(), Christopher T. Dawes
(), Magnus Johannesson
(), Paul Lichtenstein
() and Björn Wallace
Cesarini David: Department of Economics, Massachusetts Institute of Technology, Postal: Massachusetts Institute of Technology, 50 Memorial Drive, Cambridge, MA 02142, USA
Christopher T. Dawes: Political Science Department, University of California, San Diego, Postal: University of California, San Diego, 9500 Gilman Drive 0521, La Jolla, CA 92093-0521, USA
Magnus Johannesson: Dept. of Economics, Stockholm School of Economics, Postal: Stockholm School of Economics, P.O. Box 6501, SE-113 83 Stockholm, Sweden
Paul Lichtenstein: Department of Medical Epidemiology and Biostatistics, Karolinska Institutet, Postal: Karolinska Institutet, Box 281, SE-171 77 Stockholm, Sweden
Björn Wallace: Dept. of Economics, Stockholm School of Economics, Postal: Stockholm School of Economics, P.O. Box 6501, SE-113 83 Stockholm, Sweden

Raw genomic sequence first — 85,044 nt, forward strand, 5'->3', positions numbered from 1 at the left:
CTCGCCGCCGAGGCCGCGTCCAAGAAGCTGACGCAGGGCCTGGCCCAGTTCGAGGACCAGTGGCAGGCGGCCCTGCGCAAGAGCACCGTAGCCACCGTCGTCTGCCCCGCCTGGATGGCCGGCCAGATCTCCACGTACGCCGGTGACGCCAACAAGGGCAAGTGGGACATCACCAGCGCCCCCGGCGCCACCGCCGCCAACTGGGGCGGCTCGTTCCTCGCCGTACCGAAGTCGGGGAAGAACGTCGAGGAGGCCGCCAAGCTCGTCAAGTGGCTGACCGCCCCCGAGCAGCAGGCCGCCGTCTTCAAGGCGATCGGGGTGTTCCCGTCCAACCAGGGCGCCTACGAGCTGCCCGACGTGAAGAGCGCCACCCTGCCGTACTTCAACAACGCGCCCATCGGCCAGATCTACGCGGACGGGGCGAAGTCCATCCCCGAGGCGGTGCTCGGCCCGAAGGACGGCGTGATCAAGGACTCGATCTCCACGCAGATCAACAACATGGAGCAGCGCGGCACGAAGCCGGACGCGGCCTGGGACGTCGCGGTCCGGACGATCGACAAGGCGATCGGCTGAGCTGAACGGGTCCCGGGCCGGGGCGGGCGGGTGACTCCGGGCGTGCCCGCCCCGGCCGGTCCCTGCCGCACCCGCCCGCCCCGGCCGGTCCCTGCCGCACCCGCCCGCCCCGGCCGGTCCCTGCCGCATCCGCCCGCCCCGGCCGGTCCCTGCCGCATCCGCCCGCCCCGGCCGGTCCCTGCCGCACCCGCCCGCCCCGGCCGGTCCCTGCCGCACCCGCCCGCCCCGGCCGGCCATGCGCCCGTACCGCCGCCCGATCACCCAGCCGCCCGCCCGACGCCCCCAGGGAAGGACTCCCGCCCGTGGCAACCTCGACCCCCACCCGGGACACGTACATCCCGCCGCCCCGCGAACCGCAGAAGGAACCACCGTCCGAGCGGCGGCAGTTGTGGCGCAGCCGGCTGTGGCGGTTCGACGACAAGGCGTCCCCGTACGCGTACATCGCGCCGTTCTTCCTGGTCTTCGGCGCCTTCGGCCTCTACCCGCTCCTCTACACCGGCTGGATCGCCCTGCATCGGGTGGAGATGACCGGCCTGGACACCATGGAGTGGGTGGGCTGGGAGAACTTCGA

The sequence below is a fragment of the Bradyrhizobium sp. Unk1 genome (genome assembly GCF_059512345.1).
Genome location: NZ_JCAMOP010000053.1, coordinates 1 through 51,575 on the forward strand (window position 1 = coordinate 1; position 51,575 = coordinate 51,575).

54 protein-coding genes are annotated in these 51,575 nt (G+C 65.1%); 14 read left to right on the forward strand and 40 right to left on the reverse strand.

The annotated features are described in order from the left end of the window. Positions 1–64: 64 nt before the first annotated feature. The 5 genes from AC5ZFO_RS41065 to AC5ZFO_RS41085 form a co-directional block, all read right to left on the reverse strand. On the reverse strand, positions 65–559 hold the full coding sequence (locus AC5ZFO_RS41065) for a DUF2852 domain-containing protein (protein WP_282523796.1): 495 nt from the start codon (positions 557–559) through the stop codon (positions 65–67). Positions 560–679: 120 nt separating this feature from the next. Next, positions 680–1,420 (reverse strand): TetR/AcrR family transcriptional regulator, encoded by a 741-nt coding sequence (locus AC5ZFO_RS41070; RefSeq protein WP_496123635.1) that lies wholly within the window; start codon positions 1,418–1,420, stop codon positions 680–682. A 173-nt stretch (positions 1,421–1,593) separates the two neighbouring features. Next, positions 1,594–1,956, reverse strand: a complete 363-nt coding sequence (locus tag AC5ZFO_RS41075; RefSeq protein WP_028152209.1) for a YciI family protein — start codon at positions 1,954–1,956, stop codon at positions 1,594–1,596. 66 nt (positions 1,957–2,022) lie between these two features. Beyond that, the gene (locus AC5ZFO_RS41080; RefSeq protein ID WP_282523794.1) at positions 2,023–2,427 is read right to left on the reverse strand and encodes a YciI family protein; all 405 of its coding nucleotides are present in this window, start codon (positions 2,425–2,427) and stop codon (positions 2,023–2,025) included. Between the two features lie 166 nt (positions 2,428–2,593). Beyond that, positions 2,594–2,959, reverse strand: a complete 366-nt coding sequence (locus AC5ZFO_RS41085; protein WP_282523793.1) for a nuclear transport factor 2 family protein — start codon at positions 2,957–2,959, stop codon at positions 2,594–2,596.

Abstract: In this paper, we use the classical twin design to provide estimates of genetic and environmental influences on experimentally elicited preferences for risk and giving. Using standard methods from behavior genetics, we find strong prima facie evidence that these preferences are broadly heritable and our estimates suggest that genetic differences explain approximately twenty percent of individual variation. The results thus shed light on an important source of individual variation in preferences, a source which has hitherto largely been neglected in the economics literature.
39 pages, First version: November 22, 2007. Revised: January 12, 2009. Earlier revisions: January 12, 2009.
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